CERTIORARI TO THE UNITED STATES COURT OF APPEALS FOR THE SECOND CIRCUIT.
Warren, Black, Douglas, Harlan, Brennan, Stewart, White, Fortas; Marshall took no part in the consideration or decision of the case.
MR. JUSTICE HARLAN delivered the opinion of the Court.
These cases, involving the interpretation of § 355 of the Internal Revenue Code of 1954, have an appropriately complex history.
American Telephone and Telegraph Company (hereafter A. T. & T.) conducts its local communications business through corporate subsidiaries. Prior to July 1, 1961, communications services in California, Oregon, Washington, and Idaho were provided by Pacific Telephone and Telegraph Company (hereafter Pacific). A. T. & T. held about 90% of the common stock of Pacific at all relevant times. The remainder was widely distributed.
Early in 1961, it was decided to divide Pacific into two separate corporate subsidiaries of A. T. & T. The plan was to create a new corporation, Pacific Northwest Bell Telephone Company (hereafter Northwest) to conduct telephone business in Oregon, Washington, and Idaho, leaving the conduct of the California business in the hands of Pacific. To this end, Pacific would transfer all its assets and liabilities in the first three States to Northwest, in return for Northwest common stock and debt paper. Then, Pacific would transfer sufficient Northwest stock to Pacific shareholders to pass control of Northwest to the parent company, A. T. & T.
Pacific had, however, objectives other than fission. It wanted to generate cash to pay off existing liabilities and meet needs for capital, but not to have excess cash left over. It also feared that a simple distribution of the Northwest stock would encounter obstacles under California corporation law.*fn1 Consequently, the "Plan for Reorganization" submitted to Pacific's shareholders on
February 27, 1961, had two special features. It provided that only about 56% of the Northwest common stock would be offered to Pacific shareholders immediately after the creation of Northwest. It also provided that, instead of simply distributing Northwest stock pro rata to shareholders, Pacific would distribute to its shareholders transferable rights entitling their holders to purchase Northwest common from Pacific at an amount to be specified by Pacific's Board of Directors, but expected to be below the fair market value of the Northwest common.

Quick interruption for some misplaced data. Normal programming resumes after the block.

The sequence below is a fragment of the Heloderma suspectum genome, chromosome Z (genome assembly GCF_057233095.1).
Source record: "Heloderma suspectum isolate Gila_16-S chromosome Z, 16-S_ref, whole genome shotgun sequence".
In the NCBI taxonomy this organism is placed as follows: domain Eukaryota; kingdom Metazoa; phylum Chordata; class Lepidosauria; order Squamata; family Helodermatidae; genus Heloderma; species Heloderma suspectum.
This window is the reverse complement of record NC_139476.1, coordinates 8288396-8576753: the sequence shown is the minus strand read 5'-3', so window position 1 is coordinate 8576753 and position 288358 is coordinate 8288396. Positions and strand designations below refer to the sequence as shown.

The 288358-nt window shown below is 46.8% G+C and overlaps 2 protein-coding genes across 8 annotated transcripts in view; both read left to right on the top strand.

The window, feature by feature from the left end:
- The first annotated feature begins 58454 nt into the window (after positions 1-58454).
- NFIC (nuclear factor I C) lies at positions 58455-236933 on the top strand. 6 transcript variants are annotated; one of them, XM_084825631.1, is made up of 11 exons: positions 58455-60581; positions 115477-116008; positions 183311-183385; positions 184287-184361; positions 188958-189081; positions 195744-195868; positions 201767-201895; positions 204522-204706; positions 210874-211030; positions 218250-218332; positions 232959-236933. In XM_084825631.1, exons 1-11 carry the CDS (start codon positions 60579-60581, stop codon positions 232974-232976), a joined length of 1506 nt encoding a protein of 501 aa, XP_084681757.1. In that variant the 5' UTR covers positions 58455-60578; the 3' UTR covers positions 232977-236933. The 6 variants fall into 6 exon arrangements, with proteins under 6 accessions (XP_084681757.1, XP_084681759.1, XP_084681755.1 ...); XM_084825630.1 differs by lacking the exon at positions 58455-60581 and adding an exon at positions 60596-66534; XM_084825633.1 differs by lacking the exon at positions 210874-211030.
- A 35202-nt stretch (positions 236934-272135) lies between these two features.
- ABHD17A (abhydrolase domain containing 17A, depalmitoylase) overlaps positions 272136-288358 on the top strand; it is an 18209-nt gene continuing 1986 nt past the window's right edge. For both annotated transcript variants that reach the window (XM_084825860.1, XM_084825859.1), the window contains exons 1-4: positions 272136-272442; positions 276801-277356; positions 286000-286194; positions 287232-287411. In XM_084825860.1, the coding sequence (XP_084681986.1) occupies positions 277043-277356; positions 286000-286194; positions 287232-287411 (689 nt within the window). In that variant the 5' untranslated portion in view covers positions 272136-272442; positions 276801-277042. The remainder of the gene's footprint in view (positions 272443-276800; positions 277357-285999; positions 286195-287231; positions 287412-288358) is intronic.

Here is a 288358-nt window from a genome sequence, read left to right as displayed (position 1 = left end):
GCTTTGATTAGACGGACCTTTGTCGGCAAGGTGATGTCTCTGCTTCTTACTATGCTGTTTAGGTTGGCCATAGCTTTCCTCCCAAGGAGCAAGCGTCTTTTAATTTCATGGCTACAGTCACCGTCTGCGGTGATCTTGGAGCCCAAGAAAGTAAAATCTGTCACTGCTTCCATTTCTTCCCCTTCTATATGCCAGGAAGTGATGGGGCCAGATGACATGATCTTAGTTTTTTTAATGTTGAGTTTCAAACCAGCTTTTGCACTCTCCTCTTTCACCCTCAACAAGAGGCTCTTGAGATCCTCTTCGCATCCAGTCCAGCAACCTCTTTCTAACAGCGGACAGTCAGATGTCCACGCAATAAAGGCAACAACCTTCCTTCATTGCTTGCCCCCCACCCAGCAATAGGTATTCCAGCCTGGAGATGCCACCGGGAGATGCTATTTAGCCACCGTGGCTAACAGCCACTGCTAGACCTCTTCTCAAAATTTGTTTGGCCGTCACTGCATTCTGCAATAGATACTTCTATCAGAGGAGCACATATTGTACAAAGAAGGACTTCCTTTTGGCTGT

In its February 27 statement to shareholders, Pacific said that it was seeking a ruling from the Internal Revenue Service
"with respect to the tax status of the rights to purchase which will be issued in connection with the offerings of capital stock of the New Company to shareholders of the Company . . . ."
The statement warned, however, that "taxable income to the holders of such shares may result with respect to such rights."
The plan was approved by Pacific's shareholders on March 24, 1961. Pacific transferred its assets and liabilities in Oregon, Washington, and Idaho to Northwest, and ceased business in those States on June 30, 1961. On September 29, 1961, Pacific issued to its common stockholders one right for each outstanding share of Pacific stock. These rights were exercisable until October 20, 1961. Six rights plus a payment of $16 were required to purchase one share of Northwest common. The rights issued in 1961 were sufficient to transfer about 57% of the Northwest stock.
By September 29, 1961, the Internal Revenue Service had ruled that shareholders who sold rights would realize
ordinary income in the amount of the sales price, and that shareholders who exercised rights would realize ordinary income in the amount of the difference between $16 paid in and the fair market value, measured as of the date of exercise, of the Northwest common received. The prospectus accompanying the distributed rights informed Pacific shareholders of this ruling.
On June 12, 1963, the remaining 43% of the Northwest stock was offered to Pacific shareholders. This second offering was structured much as the first had been, except that eight rights plus $16 ...